NEW YORK (Reuters) – Government-brokered purchases of First Republic, Signature and Silicon Valley banks have created a vicious circle in which distressed lenders need to fail — and get government help — before buyers can step up. sources say.
The latest case in point: Federal Deposit Insurance Corp (FDIC) selected JPMorgan Chase & Co (JPM.N) as the winning bidder in an auction for collapsed First Republic Bank on Monday.
After First Republic struggled to find a private buyer for weeks, the FDIC seized it and struck a deal with JPMorgan to gain control of most of its assets. JPMorgan said it will pay the FDIC $10.6 billion, while it books a loss-sharing agreement with the government on residential mortgages and commercial loans. The FDIC will also provide JPMorgan with $50 billion in financing for five years at an undisclosed fixed rate as part of the deal.
“After what happened with First Republic, banks don’t want to buy any other bank before the FDIC takes over,” said Mayra Rodríguez Valladares, a financial risk advisor at MRV Associates that trains bankers and regulators.
“It’s cheaper, the share price comes down and you don’t have the normal problems of M&A negotiations that may not end in a deal.”
This phenomenon raises concerns that the current turmoil will accelerate the concentration of the US banking sector around a handful of institutions, reducing competition for consumers and increasing the risks in the event of a giant bank failure.
Silicon Valley Bank, which imploded in March and sparked ongoing unrest in regional banks, was bought by First Citizens BancShares (FCNCA.O) with the help of the FDIC. The purchase drained about $20 billion from a bank-financed government-run insurance fund.
The acquisition of the collapsed Signature Bank by New York Community Bancorp (NYCB.N) also involved a buyer choosing which parts to take and leave unwanted assets, such as Signature’s crypto wallet. The deal cost the fund $2.5 billion.
Analysts said that after these transactions, publicly traded buyers are now eager to wait for the defaulted lenders to collapse so they can get better terms from the FDIC.
“For potential acquirers, there is an incentive to wait for custody and the FDIC’s help,” said Christopher Wolfe, head of North American banks at Fitch Ratings.
However, FDIC officials say potential buyers risk losing out if they allow the value of the acquisition target to deteriorate over time while they wait for an FDIC watchdog.
They also deny that big banks have taken special advantages in recent failures — big banks can bid for SVB, Signature and First Republic, the latter of which was only acquired by a bank considered a global system-wide important bank, or G-SIB.
When accepting the winning bid in the receivership process, the FDIC must follow the “least cost” test, which ensures that the organizer will accept the offer that creates the least hurdle for the DIC.
JPMorgan and First Citizens declined to comment. New York Community Bancorp did not respond to a request for comment.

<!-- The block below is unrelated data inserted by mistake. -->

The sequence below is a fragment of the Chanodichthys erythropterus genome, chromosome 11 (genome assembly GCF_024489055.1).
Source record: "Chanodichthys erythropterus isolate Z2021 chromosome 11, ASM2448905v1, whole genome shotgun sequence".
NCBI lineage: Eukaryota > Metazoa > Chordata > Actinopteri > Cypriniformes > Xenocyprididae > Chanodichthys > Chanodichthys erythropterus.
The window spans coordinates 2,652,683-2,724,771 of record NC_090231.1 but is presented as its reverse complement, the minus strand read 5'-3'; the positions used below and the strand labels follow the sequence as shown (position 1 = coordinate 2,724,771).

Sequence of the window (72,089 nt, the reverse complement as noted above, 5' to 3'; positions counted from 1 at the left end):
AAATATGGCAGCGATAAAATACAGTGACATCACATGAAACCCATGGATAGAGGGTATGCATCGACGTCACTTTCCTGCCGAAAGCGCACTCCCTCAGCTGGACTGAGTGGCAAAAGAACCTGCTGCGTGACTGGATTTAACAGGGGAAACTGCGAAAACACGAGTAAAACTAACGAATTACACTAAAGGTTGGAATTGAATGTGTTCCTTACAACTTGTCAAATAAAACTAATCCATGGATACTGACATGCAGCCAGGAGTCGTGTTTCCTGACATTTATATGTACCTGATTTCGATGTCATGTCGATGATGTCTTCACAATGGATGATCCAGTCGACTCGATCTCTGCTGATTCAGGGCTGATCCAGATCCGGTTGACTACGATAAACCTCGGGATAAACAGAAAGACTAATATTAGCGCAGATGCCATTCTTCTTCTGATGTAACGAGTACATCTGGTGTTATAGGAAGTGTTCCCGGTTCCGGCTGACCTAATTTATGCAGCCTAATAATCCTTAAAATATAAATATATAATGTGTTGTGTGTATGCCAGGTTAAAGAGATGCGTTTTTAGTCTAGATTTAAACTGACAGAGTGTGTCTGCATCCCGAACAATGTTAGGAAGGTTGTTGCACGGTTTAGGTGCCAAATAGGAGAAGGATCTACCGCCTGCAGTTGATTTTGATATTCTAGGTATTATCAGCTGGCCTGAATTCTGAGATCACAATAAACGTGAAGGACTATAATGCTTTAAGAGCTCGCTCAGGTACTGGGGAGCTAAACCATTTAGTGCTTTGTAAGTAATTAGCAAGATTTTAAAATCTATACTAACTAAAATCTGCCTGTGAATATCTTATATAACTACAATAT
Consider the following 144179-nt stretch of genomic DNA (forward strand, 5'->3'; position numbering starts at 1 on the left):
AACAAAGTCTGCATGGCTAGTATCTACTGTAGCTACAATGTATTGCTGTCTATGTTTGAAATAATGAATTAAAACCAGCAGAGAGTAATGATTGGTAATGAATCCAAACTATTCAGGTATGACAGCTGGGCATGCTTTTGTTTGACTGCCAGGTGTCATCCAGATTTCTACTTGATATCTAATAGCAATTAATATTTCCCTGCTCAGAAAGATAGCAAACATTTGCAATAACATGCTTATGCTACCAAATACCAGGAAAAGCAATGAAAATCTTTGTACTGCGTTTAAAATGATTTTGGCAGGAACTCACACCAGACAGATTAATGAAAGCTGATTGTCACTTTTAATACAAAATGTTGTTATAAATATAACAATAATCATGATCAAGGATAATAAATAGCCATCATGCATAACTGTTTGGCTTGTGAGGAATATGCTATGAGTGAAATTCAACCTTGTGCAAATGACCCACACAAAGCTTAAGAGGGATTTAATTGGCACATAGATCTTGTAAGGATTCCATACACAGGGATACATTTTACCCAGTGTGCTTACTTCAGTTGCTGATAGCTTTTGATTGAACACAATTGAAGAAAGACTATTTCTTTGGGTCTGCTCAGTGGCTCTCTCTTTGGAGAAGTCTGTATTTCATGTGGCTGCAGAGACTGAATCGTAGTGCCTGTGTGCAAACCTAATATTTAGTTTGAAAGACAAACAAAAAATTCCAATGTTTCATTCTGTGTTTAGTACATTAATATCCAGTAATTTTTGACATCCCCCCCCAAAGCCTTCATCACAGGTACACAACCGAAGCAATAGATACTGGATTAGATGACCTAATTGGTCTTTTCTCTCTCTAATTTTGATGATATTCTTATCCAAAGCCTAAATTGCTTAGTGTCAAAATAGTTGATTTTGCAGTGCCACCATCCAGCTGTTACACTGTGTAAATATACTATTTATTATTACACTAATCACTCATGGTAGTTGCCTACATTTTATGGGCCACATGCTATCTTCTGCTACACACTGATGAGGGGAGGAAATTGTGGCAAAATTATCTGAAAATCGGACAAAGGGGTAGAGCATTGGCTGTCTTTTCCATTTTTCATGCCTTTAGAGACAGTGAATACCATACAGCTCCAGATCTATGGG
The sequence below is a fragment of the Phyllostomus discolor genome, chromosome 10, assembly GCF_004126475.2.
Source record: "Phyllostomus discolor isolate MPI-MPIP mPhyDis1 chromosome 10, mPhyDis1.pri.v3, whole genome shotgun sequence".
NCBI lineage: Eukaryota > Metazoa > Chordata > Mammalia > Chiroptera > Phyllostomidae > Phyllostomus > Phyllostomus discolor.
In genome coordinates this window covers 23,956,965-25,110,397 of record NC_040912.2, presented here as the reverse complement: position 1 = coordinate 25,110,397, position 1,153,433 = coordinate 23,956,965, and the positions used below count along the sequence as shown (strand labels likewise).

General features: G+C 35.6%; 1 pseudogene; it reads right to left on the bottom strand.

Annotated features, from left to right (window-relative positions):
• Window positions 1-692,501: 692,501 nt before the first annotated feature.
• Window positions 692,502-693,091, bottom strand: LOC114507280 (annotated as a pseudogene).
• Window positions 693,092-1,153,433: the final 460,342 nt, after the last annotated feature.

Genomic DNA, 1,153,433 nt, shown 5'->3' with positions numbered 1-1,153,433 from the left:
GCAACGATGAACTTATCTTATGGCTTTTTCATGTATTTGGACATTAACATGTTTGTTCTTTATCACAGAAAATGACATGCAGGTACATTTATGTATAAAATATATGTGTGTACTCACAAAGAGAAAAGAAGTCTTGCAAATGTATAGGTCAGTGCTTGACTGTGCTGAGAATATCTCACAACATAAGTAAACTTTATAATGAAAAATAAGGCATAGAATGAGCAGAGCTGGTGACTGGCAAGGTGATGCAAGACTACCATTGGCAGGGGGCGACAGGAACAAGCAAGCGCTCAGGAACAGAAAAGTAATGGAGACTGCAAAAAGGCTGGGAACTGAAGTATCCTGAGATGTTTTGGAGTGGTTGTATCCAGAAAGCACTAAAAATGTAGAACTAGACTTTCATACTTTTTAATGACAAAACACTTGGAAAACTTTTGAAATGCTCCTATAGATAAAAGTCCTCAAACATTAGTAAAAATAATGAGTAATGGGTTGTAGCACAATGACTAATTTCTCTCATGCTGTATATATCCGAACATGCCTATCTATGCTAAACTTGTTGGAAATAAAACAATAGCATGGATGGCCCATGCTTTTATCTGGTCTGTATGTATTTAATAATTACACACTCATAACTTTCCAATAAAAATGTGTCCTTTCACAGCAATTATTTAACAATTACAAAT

Analysts at Raymond James wrote in an April 3 note that US bank mergers were already slow with rising interest rates and a recession imminent. They said the first quarter was the quietest one-year opening for bank deals in a generation.
The volatility in regional bank stocks makes it difficult to close deals. Take Los Angeles-based PacWest Bancorp (PACW.O) — its shares jumped 82% on Friday after plunging more than 40% Thursday on news that the company is exploring options to boost its finances.
David Sandler, co-head of investment banking for financial services at Piper Sandler Companies (PIPR.N), said market volatility is preventing bank buyers from raising enough money to cover distressed asset writedowns, which would result from a traditional takeover.
While US authorities were able to offset these requirements in the three receiverships, they also set an expectation that they would continue to extend sweeteners to buyers to offset potential losses on unwanted portions of closed banks’ portfolios.
Analysts and bankers said that by allowing JPMorgan, the largest US bank, to buy a failing bank, officials upended the long-held view that the government would stop the banking giants from expanding.
Concerns about whether bank bailouts inadvertently favor larger banks come at a time when terrified depositors are withdrawing their money from smaller banks and seeking safety in larger institutions.
Since the 2008 global financial crisis, banks once considered too big to fail because of their importance to the global economy have gotten bigger: JPMorgan’s assets swell to $3.7 trillion at the end of the first quarter, up from about $1.6 trillion at the end of 2007.
Assets at Bank of America Corp (BAC.N), the second-largest US bank, swelled to $3.2 trillion at the end of the first quarter, from $1.7 trillion in 2007.
Another benefit of buying through FDIC custody is avoiding the lengthy regulatory approval process that other mergers have faced: Canada’s Toronto-Dominion Bank Group (TD.TO) on Thursday canceled its $13.4 billion acquisition of First Horizon Corp (FHN.N) after spending more than General trying to get approval.
Jan Bellens, who heads global banking and capital markets practices at EY, an accounting firm, said market participants are watching to see if regulators are becoming more open to consolidation or accelerating acquisition approvals.
“I don’t think we’re at the end of the turmoil yet” for regional banks, Billins said. “Investors need to be confident that there will be no more mishaps or challenges.”
(Cover) By Saeed Azhar, David French, Tatiana Pautzer, and Douglas Jellison in Washington. Editing by Lanan Nguyen, Michelle Price and Deepa Babbington
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